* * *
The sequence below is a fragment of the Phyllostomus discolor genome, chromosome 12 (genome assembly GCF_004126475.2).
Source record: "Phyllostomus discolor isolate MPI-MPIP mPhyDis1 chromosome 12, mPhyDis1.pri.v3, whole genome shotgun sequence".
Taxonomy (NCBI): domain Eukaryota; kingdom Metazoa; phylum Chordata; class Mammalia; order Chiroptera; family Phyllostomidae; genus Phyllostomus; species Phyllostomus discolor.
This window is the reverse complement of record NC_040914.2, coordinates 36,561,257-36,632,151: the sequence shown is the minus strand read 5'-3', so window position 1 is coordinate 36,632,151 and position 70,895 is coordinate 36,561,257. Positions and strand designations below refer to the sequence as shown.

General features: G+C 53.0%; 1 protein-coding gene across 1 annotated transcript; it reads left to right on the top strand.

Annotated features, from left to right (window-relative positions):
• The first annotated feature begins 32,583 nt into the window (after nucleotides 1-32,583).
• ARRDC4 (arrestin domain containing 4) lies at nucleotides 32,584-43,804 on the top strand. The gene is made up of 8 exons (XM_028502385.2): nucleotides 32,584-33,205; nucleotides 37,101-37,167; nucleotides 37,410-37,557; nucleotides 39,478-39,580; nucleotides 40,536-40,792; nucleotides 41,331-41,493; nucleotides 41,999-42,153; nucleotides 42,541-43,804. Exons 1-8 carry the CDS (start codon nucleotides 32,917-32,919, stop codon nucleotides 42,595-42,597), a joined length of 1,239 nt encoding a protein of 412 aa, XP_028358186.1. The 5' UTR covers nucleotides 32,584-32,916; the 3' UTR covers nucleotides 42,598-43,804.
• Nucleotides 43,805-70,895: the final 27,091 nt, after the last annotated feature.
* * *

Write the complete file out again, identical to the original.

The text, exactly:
The sequence below is a fragment of the Phyllostomus discolor genome, chromosome 12 (genome assembly GCF_004126475.2).
Source record: "Phyllostomus discolor isolate MPI-MPIP mPhyDis1 chromosome 12, mPhyDis1.pri.v3, whole genome shotgun sequence".
Taxonomy (NCBI): domain Eukaryota; kingdom Metazoa; phylum Chordata; class Mammalia; order Chiroptera; family Phyllostomidae; genus Phyllostomus; species Phyllostomus discolor.
This window is the reverse complement of record NC_040914.2, coordinates 36,561,257-36,632,151: the sequence shown is the minus strand read 5'-3', so window position 1 is coordinate 36,632,151 and position 70,895 is coordinate 36,561,257. Positions and strand designations below refer to the sequence as shown.

General features: G+C 53.0%; 1 protein-coding gene across 1 annotated transcript; it reads left to right on the top strand.

Annotated features, from left to right (window-relative positions):
• The first annotated feature begins 32,583 nt into the window (after nucleotides 1-32,583).
• ARRDC4 (arrestin domain containing 4) lies at nucleotides 32,584-43,804 on the top strand. The gene is made up of 8 exons (XM_028502385.2): nucleotides 32,584-33,205; nucleotides 37,101-37,167; nucleotides 37,410-37,557; nucleotides 39,478-39,580; nucleotides 40,536-40,792; nucleotides 41,331-41,493; nucleotides 41,999-42,153; nucleotides 42,541-43,804. Exons 1-8 carry the CDS (start codon nucleotides 32,917-32,919, stop codon nucleotides 42,595-42,597), a joined length of 1,239 nt encoding a protein of 412 aa, XP_028358186.1. The 5' UTR covers nucleotides 32,584-32,916; the 3' UTR covers nucleotides 42,598-43,804.
• Nucleotides 43,805-70,895: the final 27,091 nt, after the last annotated feature.